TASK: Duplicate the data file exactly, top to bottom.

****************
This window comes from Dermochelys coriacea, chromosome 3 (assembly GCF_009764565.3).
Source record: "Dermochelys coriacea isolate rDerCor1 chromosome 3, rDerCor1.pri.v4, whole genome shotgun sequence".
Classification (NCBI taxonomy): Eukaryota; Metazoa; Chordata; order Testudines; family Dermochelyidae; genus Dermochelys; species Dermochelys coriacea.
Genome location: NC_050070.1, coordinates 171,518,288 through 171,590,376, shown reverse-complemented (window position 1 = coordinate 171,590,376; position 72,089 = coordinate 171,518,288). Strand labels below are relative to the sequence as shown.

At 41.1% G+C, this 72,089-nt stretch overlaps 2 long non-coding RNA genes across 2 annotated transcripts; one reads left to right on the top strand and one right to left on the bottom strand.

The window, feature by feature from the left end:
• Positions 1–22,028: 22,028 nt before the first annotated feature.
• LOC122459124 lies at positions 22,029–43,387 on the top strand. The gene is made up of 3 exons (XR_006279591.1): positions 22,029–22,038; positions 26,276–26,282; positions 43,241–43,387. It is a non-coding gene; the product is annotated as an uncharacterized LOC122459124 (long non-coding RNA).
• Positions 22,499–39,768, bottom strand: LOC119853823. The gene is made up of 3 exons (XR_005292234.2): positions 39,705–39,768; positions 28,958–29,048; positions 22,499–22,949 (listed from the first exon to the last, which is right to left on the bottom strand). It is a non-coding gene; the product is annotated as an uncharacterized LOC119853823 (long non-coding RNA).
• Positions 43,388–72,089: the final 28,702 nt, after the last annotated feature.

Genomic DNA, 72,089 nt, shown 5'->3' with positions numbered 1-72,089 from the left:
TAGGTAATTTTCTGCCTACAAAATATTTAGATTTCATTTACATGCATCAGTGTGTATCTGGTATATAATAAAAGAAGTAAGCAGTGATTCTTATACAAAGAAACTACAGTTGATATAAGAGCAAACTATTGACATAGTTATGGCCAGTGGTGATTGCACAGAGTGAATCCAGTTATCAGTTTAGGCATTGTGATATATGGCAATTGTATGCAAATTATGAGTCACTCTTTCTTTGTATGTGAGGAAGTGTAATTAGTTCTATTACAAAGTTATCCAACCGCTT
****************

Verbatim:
This window comes from Dermochelys coriacea, chromosome 3 (assembly GCF_009764565.3).
Source record: "Dermochelys coriacea isolate rDerCor1 chromosome 3, rDerCor1.pri.v4, whole genome shotgun sequence".
Classification (NCBI taxonomy): Eukaryota; Metazoa; Chordata; order Testudines; family Dermochelyidae; genus Dermochelys; species Dermochelys coriacea.
Genome location: NC_050070.1, coordinates 171,518,288 through 171,590,376, shown reverse-complemented (window position 1 = coordinate 171,590,376; position 72,089 = coordinate 171,518,288). Strand labels below are relative to the sequence as shown.

At 41.1% G+C, this 72,089-nt stretch overlaps 2 long non-coding RNA genes across 2 annotated transcripts; one reads left to right on the top strand and one right to left on the bottom strand.

The window, feature by feature from the left end:
• Positions 1–22,028: 22,028 nt before the first annotated feature.
• LOC122459124 lies at positions 22,029–43,387 on the top strand. The gene is made up of 3 exons (XR_006279591.1): positions 22,029–22,038; positions 26,276–26,282; positions 43,241–43,387. It is a non-coding gene; the product is annotated as an uncharacterized LOC122459124 (long non-coding RNA).
• Positions 22,499–39,768, bottom strand: LOC119853823. The gene is made up of 3 exons (XR_005292234.2): positions 39,705–39,768; positions 28,958–29,048; positions 22,499–22,949 (listed from the first exon to the last, which is right to left on the bottom strand). It is a non-coding gene; the product is annotated as an uncharacterized LOC119853823 (long non-coding RNA).
• Positions 43,388–72,089: the final 28,702 nt, after the last annotated feature.

Genomic DNA, 72,089 nt, shown 5'->3' with positions numbered 1-72,089 from the left:
TAGGTAATTTTCTGCCTACAAAATATTTAGATTTCATTTACATGCATCAGTGTGTATCTGGTATATAATAAAAGAAGTAAGCAGTGATTCTTATACAAAGAAACTACAGTTGATATAAGAGCAAACTATTGACATAGTTATGGCCAGTGGTGATTGCACAGAGTGAATCCAGTTATCAGTTTAGGCATTGTGATATATGGCAATTGTATGCAAATTATGAGTCACTCTTTCTTTGTATGTGAGGAAGTGTAATTAGTTCTATTACAAAGTTATCCAACCGCTT